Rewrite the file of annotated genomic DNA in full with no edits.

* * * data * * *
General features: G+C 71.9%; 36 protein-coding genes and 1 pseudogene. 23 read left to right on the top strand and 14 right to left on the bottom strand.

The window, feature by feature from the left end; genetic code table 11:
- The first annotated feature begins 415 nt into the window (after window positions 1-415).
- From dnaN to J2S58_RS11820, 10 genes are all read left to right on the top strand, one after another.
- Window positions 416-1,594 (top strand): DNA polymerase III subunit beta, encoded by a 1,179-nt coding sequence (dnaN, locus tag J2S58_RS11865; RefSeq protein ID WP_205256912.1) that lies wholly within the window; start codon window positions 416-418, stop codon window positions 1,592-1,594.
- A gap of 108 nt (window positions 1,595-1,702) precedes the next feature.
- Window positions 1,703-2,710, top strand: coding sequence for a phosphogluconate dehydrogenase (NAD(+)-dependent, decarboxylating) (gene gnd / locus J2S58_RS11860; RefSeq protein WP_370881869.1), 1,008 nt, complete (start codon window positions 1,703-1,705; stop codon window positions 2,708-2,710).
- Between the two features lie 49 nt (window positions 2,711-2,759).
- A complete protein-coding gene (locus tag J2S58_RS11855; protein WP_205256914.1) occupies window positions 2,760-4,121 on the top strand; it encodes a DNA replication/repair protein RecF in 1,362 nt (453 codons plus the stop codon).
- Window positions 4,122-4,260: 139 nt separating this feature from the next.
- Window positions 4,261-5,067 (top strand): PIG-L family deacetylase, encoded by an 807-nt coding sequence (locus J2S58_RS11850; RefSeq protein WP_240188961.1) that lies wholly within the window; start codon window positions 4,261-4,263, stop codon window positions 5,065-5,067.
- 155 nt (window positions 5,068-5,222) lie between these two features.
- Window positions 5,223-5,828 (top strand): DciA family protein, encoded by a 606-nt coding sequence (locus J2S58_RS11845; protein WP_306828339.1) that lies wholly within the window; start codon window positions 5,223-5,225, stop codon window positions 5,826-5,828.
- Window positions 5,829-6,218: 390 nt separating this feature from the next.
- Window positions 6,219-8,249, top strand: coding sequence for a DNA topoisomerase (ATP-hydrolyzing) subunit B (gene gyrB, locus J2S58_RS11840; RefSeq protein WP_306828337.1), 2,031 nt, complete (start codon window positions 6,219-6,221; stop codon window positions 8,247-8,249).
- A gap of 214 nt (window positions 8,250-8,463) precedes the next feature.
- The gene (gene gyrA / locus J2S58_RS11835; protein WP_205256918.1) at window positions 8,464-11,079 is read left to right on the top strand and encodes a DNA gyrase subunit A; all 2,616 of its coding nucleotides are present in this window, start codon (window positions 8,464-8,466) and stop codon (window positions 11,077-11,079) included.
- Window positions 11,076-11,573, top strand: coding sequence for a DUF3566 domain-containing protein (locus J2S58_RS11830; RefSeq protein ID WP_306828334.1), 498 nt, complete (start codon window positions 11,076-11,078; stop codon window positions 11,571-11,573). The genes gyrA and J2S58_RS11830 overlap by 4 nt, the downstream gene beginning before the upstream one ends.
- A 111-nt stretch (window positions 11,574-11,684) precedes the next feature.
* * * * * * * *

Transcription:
General features: G+C 71.9%; 36 protein-coding genes and 1 pseudogene. 23 read left to right on the top strand and 14 right to left on the bottom strand.

The window, feature by feature from the left end; genetic code table 11:
- The first annotated feature begins 415 nt into the window (after window positions 1-415).
- From dnaN to J2S58_RS11820, 10 genes are all read left to right on the top strand, one after another.
- Window positions 416-1,594 (top strand): DNA polymerase III subunit beta, encoded by a 1,179-nt coding sequence (dnaN, locus tag J2S58_RS11865; RefSeq protein ID WP_205256912.1) that lies wholly within the window; start codon window positions 416-418, stop codon window positions 1,592-1,594.
- A gap of 108 nt (window positions 1,595-1,702) precedes the next feature.
- Window positions 1,703-2,710, top strand: coding sequence for a phosphogluconate dehydrogenase (NAD(+)-dependent, decarboxylating) (gene gnd / locus J2S58_RS11860; RefSeq protein WP_370881869.1), 1,008 nt, complete (start codon window positions 1,703-1,705; stop codon window positions 2,708-2,710).
- Between the two features lie 49 nt (window positions 2,711-2,759).
- A complete protein-coding gene (locus tag J2S58_RS11855; protein WP_205256914.1) occupies window positions 2,760-4,121 on the top strand; it encodes a DNA replication/repair protein RecF in 1,362 nt (453 codons plus the stop codon).
- Window positions 4,122-4,260: 139 nt separating this feature from the next.
- Window positions 4,261-5,067 (top strand): PIG-L family deacetylase, encoded by an 807-nt coding sequence (locus J2S58_RS11850; RefSeq protein WP_240188961.1) that lies wholly within the window; start codon window positions 4,261-4,263, stop codon window positions 5,065-5,067.
- 155 nt (window positions 5,068-5,222) lie between these two features.
- Window positions 5,223-5,828 (top strand): DciA family protein, encoded by a 606-nt coding sequence (locus J2S58_RS11845; protein WP_306828339.1) that lies wholly within the window; start codon window positions 5,223-5,225, stop codon window positions 5,826-5,828.
- Window positions 5,829-6,218: 390 nt separating this feature from the next.
- Window positions 6,219-8,249, top strand: coding sequence for a DNA topoisomerase (ATP-hydrolyzing) subunit B (gene gyrB, locus J2S58_RS11840; RefSeq protein WP_306828337.1), 2,031 nt, complete (start codon window positions 6,219-6,221; stop codon window positions 8,247-8,249).
- A gap of 214 nt (window positions 8,250-8,463) precedes the next feature.
- The gene (gene gyrA / locus J2S58_RS11835; protein WP_205256918.1) at window positions 8,464-11,079 is read left to right on the top strand and encodes a DNA gyrase subunit A; all 2,616 of its coding nucleotides are present in this window, start codon (window positions 8,464-8,466) and stop codon (window positions 11,077-11,079) included.
- Window positions 11,076-11,573, top strand: coding sequence for a DUF3566 domain-containing protein (locus J2S58_RS11830; RefSeq protein ID WP_306828334.1), 498 nt, complete (start codon window positions 11,076-11,078; stop codon window positions 11,571-11,573). The genes gyrA and J2S58_RS11830 overlap by 4 nt, the downstream gene beginning before the upstream one ends.
- A 111-nt stretch (window positions 11,574-11,684) precedes the next feature.